As Biya celebrates his 90th birthday, is he heading towards a centenary?
After celebrating 40 years at the helm of Cameroon, the patriarch Paul Biya is celebrating his 90th birthday with only a few discordant voices.
Celebrations follow on from one another within the Cameroonian presidency’s entourage.
On 6 November, several thousand of Paul Biya’s supporters celebrated his 40 years as head of the country. Biya is Africa’s second longest reigning monarch, just behind the 43 years that Equatorial Guinea’s head of state has spent on the throne. However, the clan is hosting a more private affair this 13 February to celebrate the 90th birthday of the self-proclaimed “Lion Man”.
Apart from crowned heads who do not have to go back to the drawing board 100 times, nonagenarians are rarely found at the top of leadership institutions, like Zimbabwe’s Robert Mugabe, who resigned at the age of 93, and Tunisia’s Béji Caïd Essebi, who died in office at 92. Biya is currently the oldest sitting head of state.
Is Biya’s birthday “private”? The event is making headlines in Cameroon, newspapers and social media echo the lavish festivities in Mvomeka’a, the patriarch’s birthplace, some 250km from Yaounde. After the festivities, it will be interesting to note which privileged person has been invited around the cake to be included in the photo. Beyond blood ties, the political family is having a field day. A member of the Cameroon People’s Democratic Movement (CPDM), Justine Diffo salutes the birthday of the man who mentored her with his ‘institutional aura’ and ‘spiritual halo’.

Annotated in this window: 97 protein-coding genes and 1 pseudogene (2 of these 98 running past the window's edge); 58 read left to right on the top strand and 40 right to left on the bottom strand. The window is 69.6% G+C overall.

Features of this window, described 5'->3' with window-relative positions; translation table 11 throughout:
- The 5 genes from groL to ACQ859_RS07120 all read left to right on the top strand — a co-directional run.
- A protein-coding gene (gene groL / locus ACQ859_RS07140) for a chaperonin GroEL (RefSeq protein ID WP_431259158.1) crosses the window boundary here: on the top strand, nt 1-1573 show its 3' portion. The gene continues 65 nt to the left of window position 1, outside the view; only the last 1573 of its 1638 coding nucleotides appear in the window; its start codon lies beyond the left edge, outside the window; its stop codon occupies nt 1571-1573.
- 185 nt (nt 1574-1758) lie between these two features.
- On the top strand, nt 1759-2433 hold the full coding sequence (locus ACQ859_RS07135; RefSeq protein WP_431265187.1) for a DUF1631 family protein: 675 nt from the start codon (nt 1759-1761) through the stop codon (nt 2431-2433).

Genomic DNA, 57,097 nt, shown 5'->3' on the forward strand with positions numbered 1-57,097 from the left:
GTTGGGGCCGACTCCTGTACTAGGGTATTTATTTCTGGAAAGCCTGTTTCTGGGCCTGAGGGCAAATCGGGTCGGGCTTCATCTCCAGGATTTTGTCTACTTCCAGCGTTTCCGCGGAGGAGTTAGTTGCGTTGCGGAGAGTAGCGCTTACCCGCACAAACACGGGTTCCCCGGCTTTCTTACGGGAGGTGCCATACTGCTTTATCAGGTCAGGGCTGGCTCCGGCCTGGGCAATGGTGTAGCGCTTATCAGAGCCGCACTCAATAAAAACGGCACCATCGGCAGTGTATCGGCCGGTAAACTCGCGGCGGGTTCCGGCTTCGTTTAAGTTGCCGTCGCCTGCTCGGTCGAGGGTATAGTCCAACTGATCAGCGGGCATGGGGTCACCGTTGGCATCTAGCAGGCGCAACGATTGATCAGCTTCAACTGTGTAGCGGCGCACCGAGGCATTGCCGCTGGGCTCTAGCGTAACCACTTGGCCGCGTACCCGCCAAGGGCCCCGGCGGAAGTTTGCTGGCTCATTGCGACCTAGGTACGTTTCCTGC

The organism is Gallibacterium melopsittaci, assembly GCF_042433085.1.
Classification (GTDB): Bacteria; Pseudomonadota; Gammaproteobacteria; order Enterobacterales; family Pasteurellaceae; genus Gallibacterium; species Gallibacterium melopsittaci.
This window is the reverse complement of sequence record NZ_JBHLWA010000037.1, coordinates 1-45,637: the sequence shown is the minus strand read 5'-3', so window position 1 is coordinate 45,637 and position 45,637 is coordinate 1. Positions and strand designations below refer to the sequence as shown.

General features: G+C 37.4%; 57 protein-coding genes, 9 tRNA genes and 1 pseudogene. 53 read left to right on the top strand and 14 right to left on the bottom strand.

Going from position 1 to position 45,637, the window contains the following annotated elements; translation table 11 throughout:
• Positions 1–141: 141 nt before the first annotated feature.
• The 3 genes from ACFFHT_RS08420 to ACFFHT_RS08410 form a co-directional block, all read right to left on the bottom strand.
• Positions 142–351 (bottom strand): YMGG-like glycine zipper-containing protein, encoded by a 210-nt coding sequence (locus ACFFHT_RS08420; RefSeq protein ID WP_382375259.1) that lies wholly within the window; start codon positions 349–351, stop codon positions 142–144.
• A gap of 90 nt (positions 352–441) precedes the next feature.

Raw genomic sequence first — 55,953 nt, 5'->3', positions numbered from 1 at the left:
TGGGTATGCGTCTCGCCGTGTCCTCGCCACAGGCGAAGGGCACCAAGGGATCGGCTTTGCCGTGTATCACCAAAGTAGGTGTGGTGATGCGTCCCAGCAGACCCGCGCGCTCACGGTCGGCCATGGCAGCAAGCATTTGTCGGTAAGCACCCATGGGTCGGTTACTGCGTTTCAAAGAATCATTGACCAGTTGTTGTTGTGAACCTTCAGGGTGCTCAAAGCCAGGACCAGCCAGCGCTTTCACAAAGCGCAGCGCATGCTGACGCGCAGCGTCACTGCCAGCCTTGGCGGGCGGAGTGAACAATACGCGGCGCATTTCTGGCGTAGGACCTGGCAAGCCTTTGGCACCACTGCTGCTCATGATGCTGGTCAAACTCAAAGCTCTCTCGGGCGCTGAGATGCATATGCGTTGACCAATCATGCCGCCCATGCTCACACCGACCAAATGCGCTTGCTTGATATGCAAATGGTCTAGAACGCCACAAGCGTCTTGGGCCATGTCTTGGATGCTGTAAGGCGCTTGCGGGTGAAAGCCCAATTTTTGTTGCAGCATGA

Even beyond the labelled “biyaists”, each one has his own zeal, more or less constrained by the weight of the presidential institution. On 7 February, the University of Yaounde 1’s rector sent a letter to the heads of departments inviting them to “make arrangements in advance (…) to mobilise students” to the ceremony scheduled for this Monday at the Yaounde Sports Palace.
In Cameroon, where life expectancy at birth is around 59 years, old age is an indisputable reason for respect. Although Biya’s birthday should be the occasion for a 24-hour political truce, the impressive number of years he has lived inevitably gives rise to debates on the succession.
Will the 64-year-old Finance Minister Louis-Paul Motaze win the jackpot when the time comes, or will Biya’s fading from the political scene trigger a clan war? As usual, the current head of state wants to weigh all possible options. Last July, during a press conference with France’s President Emmanuel Macron, “Popaul” reminded everyone that his term ends in 2025, adding: “When this mandate expires, you will be informed of whether I have decided to stay or go to the village.” This seems to suggest that he has not ruled out formally running for president in 2025.
Culled from The Africa Report by Nelly Epupa (Cameroon Intelligence Report)